Headaches can make anyone’s daily routine drag. Sometimes, they can be so debilitating that they make simple tasks feel like painful chores. What many people don’t realize, is that headaches can affect children as severely as adults.
Headaches can majorly impact a child’s performance in school and regular activities. Before you assume your child is exaggerating the symptoms, you might want to learn what Chaouki Khoury, M.D., director of the Baylor Comprehensive Headache Center, has to say about pediatric headaches.
Q: How common are pediatric headaches?
Pediatric headaches are more common that people think. Up until very recently, people used to dismiss kids with headaches and instead reassured them that it was all in their heads.
When you look back at studies that have been replicated in Europe, Latin America and the United States, approximately 50 percent of boys and 75 percent of girls will experience a headache within a year. In the United States, approximately 6 percent of all children experience chronic headaches.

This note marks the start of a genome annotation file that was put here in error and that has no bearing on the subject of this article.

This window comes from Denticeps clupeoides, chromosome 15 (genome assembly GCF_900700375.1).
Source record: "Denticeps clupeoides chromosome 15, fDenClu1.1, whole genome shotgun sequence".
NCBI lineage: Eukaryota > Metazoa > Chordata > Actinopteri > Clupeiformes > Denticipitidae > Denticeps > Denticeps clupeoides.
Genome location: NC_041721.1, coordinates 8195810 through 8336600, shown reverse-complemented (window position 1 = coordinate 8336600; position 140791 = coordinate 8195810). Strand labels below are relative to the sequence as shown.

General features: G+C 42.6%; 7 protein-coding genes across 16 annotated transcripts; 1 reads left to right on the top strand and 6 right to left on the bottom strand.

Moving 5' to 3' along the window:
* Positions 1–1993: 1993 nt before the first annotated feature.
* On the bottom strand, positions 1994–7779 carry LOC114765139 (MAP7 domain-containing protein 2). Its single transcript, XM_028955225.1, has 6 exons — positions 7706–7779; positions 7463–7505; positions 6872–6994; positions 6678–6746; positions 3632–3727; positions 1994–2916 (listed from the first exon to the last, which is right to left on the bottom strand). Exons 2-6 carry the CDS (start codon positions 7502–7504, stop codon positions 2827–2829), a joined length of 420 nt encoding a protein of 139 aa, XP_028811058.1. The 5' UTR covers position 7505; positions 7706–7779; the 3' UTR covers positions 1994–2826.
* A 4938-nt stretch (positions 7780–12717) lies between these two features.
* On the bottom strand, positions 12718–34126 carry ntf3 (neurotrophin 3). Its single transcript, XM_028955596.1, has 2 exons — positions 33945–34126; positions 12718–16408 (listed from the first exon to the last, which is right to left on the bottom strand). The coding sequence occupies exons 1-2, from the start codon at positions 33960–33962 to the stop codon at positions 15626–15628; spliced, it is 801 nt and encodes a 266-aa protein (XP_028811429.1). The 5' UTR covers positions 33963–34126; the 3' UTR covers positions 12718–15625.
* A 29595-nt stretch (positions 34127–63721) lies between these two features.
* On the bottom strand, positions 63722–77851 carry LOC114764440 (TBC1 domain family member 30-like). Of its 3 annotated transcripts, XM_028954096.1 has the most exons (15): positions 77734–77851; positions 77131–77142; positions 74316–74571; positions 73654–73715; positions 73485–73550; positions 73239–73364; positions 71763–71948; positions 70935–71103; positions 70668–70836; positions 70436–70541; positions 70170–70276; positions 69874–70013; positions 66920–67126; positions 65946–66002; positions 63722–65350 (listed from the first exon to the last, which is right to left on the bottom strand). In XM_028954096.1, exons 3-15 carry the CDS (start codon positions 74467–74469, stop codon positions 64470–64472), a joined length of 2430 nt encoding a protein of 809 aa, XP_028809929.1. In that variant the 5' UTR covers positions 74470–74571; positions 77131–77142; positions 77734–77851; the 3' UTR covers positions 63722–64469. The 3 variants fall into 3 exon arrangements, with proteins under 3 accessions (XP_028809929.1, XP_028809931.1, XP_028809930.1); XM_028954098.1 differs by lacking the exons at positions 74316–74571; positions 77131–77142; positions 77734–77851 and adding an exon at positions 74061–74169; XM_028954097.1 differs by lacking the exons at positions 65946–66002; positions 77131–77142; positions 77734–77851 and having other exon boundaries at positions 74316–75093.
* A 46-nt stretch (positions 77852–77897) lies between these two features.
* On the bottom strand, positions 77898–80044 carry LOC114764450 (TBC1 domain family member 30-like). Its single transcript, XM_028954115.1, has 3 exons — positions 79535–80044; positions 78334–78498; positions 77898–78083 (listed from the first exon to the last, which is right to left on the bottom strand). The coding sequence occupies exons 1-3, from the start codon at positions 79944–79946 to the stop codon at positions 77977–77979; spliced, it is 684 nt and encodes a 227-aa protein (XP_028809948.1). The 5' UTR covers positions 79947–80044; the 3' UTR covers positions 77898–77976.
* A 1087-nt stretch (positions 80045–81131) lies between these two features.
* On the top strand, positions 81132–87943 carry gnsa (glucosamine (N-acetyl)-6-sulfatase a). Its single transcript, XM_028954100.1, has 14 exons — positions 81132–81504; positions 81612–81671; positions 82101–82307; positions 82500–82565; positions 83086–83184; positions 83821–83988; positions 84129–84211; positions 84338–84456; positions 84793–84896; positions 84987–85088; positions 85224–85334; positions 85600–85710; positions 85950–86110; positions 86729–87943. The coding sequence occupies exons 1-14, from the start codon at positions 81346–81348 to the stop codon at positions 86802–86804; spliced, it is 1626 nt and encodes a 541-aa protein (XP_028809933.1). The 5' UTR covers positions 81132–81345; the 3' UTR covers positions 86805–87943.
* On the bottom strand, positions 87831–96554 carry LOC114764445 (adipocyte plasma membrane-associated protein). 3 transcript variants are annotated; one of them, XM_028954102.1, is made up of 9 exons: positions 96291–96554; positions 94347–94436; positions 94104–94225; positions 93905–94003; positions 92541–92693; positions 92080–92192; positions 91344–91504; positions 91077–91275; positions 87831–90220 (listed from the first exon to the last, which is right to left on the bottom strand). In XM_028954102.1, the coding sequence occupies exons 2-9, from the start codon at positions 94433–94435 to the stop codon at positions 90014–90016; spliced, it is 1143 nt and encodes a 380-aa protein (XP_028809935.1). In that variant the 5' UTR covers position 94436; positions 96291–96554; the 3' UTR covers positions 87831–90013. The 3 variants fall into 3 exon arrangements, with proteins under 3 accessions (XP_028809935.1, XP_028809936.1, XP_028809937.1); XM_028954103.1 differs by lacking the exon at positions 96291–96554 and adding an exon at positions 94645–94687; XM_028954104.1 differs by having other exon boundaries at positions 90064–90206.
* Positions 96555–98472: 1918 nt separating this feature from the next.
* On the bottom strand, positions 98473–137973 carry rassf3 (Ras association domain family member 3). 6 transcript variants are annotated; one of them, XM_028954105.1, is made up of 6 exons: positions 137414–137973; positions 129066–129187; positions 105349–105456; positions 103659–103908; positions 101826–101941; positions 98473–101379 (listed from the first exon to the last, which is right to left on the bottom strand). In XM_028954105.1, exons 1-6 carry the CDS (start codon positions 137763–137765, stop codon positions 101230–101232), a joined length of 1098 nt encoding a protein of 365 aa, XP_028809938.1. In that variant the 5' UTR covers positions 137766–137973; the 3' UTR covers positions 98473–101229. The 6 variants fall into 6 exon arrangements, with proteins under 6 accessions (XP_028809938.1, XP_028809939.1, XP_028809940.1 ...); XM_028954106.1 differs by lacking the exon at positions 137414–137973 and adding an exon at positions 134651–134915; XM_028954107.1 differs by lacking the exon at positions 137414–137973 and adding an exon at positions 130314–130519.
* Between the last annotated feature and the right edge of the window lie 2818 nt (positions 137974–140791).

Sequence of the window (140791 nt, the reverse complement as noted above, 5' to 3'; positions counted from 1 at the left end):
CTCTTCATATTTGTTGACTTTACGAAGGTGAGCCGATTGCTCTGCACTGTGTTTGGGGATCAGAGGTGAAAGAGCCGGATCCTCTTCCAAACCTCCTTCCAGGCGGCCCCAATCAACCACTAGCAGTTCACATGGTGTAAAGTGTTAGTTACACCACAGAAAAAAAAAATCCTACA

Q: What are chronic headaches?
When talking about chronic headaches, we are referring to the primary headaches. The first distinction to make is learning the differences between primary headaches and secondary headaches.
Primary headaches are headaches that occur without an underlying cause, usually due to a genetic predisposition. The most likely example of a primary headache is a migraine.
Secondary headaches occur because of an underlying cause, such as head trauma or a brain tumor. To treat these headaches, you need to identify and treat the underlying cause.
Q: What treatment options are available?
Baylor has a comprehensive headache program from pediatrics to adulthood. The advantage of the comprehensive headache program at Our Children’s House at Baylor, is that patients are directed to a dietitian, psychologist, physical therapist and a neurologist. We coordinate the child’s care from every aspect, to not only focus on taking a pill for headache symptoms, but we address all contributing factors to the child’s headache.